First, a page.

Les Ballets Trockadero de Monte Carlo is an all-male ballet company based out of New York. It was founded in 1974 by a group of ballet enthusiasts and dancers, and in its early years, it performed late shows in Off- and Off-Off-Broadway spaces. The company is famous for its interpretations of classical ballets, which feature male dancers playing the lead female roles. In tutus and en pointe, their performance blends a commitment to iconic choreography and ballet technique, with a camp humor that parodies what is usually a serious art form. They just recently closed a short run at the Joyce Theatre in New York’s Chelsea neighborhood, where I saw them perform, before continuing on to dates scheduled around the world.
For the most part, the Trocks (as they are known for short) maintain the choreography from the original productions, swapping in men for the roles usually played by woman. Although they are incredibly physically challenging, these roles demand grace and elegance, qualities usually associated with femininity. In the famous scene of the dying swan from Swan Lake, for example, Ulyana Lopatkina, a prima ballerina for the Kirov Ballet in St. Petersburg, Russia, exudes these qualities:
The dance requires significant skill and training, yet Lopatkina makes it look effortless. As she enters the stage, her torso and her legs form a straight line, while her arms flutter in contrast to suggest the flapping of the swan’s wings. She remains mostly en pointe, which means that she dances on the her tip-toes, yet she never loses her balance. Her steps instead are either small and dainty (the careful tip-toe of the opening) or grand and flowing (the sweeping arches of legs and arms, like at 1:02). Either way her performance achieves the qualities of grace and elegance.
In contrast, the following is the Trockadero interpretation of the same scene, with Ihaia Miller, whose stage name is Maya Thickenthighya, in the role of the swan:
At the beginning of the scene, and for moments throughout, the choreography is the same as the original production. Miller keeps his torso and his legs in a straight line, and the steps that he takes en pointe as he glides across the stage are elegant–each one advances only a little bit so as not to disturb the strong line from the ankle to the head. Although his muscles are bigger than Lopatkina’s, his arm gestures maintain the grace of the swan’s beating wings. Such resemblance between the two performances suggests that feminine qualities need not emanate from feminine bodies. For the young boys who yearned to play these feminine roles throughout their ballet education, such an insight might be obvious, but Les Ballets Trockadero provides an opportunity to realize that desire on a professional stage.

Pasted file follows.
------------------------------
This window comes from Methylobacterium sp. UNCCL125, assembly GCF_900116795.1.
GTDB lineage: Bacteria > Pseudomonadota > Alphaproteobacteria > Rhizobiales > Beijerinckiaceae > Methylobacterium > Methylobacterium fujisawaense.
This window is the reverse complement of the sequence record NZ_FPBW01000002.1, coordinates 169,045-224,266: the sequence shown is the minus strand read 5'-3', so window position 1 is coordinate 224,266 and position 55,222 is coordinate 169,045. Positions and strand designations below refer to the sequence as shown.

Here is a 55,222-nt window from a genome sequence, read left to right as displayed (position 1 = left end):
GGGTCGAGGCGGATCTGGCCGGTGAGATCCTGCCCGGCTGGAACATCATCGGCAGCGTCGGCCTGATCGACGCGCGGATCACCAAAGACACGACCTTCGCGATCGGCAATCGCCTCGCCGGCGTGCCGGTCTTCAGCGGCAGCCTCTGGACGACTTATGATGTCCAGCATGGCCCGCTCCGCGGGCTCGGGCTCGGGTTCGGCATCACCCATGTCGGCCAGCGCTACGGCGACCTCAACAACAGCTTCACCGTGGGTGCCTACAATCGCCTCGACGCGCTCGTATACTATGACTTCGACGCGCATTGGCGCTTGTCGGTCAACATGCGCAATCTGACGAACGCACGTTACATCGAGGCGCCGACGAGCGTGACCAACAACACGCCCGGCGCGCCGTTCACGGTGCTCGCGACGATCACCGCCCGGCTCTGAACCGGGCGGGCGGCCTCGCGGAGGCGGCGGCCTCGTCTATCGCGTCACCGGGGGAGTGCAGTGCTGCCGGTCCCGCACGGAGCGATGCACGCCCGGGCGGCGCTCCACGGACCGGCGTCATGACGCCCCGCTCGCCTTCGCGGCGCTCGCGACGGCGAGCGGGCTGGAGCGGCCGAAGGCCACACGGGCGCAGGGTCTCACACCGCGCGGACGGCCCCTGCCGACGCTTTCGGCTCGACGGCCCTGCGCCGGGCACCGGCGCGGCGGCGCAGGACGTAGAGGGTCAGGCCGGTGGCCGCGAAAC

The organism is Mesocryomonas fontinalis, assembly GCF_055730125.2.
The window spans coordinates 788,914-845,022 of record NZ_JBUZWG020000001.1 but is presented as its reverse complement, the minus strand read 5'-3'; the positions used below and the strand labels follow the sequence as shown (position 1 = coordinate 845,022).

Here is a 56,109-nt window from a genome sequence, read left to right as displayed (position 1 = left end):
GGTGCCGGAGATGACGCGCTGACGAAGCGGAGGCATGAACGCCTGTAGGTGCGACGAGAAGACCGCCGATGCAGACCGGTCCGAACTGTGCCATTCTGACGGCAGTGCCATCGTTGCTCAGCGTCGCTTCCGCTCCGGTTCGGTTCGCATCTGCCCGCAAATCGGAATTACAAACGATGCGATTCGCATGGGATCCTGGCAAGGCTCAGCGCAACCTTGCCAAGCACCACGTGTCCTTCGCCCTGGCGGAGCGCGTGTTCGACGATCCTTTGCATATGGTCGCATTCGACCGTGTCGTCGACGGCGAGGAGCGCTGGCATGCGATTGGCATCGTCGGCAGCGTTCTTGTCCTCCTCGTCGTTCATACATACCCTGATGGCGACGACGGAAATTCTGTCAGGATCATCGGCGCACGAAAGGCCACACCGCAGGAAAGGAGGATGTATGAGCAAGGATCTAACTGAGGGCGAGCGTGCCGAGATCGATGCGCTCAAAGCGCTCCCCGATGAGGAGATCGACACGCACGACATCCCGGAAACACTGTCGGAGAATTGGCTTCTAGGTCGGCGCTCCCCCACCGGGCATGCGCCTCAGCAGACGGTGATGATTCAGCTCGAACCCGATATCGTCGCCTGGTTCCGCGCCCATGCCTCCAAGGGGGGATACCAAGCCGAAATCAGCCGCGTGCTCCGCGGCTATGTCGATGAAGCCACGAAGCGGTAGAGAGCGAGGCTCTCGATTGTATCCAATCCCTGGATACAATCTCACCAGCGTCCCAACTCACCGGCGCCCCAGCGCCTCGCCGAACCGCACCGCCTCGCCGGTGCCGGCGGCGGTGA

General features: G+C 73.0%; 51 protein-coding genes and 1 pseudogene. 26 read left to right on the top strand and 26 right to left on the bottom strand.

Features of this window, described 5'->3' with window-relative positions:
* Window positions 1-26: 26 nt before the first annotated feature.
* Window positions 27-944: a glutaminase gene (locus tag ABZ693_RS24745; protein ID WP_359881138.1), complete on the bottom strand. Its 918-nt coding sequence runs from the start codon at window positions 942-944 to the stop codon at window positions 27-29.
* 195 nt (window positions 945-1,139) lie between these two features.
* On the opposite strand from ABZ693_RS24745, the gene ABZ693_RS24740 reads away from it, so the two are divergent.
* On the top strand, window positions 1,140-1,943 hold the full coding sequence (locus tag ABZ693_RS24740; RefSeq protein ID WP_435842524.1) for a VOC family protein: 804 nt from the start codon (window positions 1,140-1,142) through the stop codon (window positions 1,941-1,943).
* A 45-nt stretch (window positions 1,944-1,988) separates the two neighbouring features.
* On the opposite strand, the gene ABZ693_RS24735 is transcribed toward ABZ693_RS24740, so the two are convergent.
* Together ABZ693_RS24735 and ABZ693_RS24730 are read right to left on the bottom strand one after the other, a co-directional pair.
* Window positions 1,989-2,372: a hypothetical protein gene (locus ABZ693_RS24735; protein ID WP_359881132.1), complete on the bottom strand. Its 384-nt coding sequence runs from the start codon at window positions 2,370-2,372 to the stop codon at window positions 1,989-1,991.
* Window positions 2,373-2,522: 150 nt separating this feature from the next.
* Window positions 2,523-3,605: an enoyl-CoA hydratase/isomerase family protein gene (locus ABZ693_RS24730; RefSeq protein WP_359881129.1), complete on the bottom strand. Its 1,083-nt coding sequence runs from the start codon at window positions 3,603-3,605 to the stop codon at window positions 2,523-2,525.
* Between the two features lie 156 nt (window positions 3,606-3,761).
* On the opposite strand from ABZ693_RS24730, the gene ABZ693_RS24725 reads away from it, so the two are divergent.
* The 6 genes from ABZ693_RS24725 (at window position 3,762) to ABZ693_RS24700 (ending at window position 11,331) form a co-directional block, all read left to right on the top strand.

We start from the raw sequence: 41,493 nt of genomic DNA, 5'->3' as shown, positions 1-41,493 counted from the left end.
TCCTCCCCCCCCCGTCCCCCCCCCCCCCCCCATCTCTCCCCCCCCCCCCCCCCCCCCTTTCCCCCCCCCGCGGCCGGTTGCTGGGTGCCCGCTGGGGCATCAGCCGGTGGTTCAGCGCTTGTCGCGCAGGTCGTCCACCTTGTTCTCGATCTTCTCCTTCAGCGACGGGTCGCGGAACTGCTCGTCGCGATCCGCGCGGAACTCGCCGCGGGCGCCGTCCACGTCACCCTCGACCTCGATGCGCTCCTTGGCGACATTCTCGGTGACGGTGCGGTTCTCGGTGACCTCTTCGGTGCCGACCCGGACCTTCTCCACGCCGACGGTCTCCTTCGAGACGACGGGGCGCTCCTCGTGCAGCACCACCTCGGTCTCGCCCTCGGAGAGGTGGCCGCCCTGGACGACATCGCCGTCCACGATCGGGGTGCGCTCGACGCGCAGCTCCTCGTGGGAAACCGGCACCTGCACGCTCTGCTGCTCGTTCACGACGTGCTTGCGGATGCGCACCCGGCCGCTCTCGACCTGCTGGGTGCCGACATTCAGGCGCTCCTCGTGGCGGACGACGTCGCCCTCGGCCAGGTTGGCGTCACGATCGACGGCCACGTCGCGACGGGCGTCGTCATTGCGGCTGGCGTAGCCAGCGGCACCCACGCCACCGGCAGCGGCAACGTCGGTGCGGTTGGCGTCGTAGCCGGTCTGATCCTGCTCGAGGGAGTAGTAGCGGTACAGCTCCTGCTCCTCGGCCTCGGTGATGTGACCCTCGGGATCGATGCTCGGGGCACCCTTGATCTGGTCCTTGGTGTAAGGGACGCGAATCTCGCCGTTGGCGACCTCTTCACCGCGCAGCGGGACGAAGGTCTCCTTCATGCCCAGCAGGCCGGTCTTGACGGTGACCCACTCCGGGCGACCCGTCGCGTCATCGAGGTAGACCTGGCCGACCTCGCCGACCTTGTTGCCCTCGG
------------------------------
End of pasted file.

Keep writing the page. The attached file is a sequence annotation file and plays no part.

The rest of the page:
In some of the scenes that the company performs, this resemblance between the original ballerina and the Trockadero ballerina is the primary goal, but like the clip from Swan Lake, most incorporate campy elements that spoof the seriousness of the original. In her iconic essay “Notes on Camp,” Susan Sontag describes this humor as “a vision of the world in terms of style–but a particular kind of style. It is the love of the exaggerated, the ‘off,’ of things-being-what-they-are-not.”
This exaggeration is throughout the Trockadero performance, but we might see it most clearly in the feathered tutu. In the original, there are no feathers–just a formal tutu of stiff taffeta–but Miller has a feathered tutu that sheds throughout the dance. This shedding adds further drama, visually emphasizing the slow and tragic death of the swan. These feathers continue to fall throughout most of the dance, their ridiculous quantity contributing to the exaggeration. Even the dance gestures are changed, like at 1:20. The camera focuses first on Miller’s legs, whose steps achieve the feminine qualities of grace and elegance. Following the straight vertical line of the body, however, the camera arrives at the feathered tutu. In contrast to her legs, the ballerina’s arms are whapping the tutu with erratic gestures to precipitate the feathers’ fall. The costume, the props, and the dance work together to exaggerate the original production’s pathos, but the performers push it so far that pathos turns to humor. This incongruity is where camp emerges.